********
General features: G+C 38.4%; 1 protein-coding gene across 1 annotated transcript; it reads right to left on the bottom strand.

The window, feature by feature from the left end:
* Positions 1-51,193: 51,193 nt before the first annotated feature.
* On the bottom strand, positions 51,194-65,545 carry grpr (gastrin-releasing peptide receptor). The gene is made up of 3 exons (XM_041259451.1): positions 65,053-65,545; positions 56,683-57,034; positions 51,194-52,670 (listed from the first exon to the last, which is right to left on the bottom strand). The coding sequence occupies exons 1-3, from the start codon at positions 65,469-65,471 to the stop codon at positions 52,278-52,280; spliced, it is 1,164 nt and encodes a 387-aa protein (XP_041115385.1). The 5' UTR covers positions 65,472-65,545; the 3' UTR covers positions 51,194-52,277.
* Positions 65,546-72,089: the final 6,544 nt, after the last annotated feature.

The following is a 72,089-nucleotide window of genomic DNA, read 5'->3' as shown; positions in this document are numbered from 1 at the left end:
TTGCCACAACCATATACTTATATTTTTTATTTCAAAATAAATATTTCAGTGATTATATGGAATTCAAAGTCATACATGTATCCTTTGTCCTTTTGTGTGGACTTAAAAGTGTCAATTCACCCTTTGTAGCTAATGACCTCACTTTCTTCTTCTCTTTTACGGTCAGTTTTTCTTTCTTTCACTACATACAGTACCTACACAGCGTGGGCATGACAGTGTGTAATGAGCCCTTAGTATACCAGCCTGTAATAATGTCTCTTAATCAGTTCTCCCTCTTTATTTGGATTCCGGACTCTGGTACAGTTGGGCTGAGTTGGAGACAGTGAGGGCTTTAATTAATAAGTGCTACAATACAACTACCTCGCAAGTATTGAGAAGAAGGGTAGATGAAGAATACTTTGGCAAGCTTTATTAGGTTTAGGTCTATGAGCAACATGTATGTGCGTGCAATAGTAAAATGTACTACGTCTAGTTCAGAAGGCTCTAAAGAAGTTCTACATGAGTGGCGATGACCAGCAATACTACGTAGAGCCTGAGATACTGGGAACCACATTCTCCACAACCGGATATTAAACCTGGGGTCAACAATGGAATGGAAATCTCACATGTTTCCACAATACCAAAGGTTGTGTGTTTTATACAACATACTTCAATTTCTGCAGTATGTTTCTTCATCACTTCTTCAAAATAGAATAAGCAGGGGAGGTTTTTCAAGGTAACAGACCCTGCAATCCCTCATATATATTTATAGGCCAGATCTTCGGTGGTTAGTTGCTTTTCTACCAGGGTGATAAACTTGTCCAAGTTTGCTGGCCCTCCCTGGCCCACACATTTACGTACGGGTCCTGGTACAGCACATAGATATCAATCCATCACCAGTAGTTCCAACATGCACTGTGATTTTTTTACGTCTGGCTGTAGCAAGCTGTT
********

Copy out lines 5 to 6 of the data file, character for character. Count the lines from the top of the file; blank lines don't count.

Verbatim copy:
* Positions 65,546-72,089: the final 6,544 nt, after the last annotated feature.

The following is a 72,089-nucleotide window of genomic DNA, read 5'->3' as shown; positions in this document are numbered from 1 at the left end: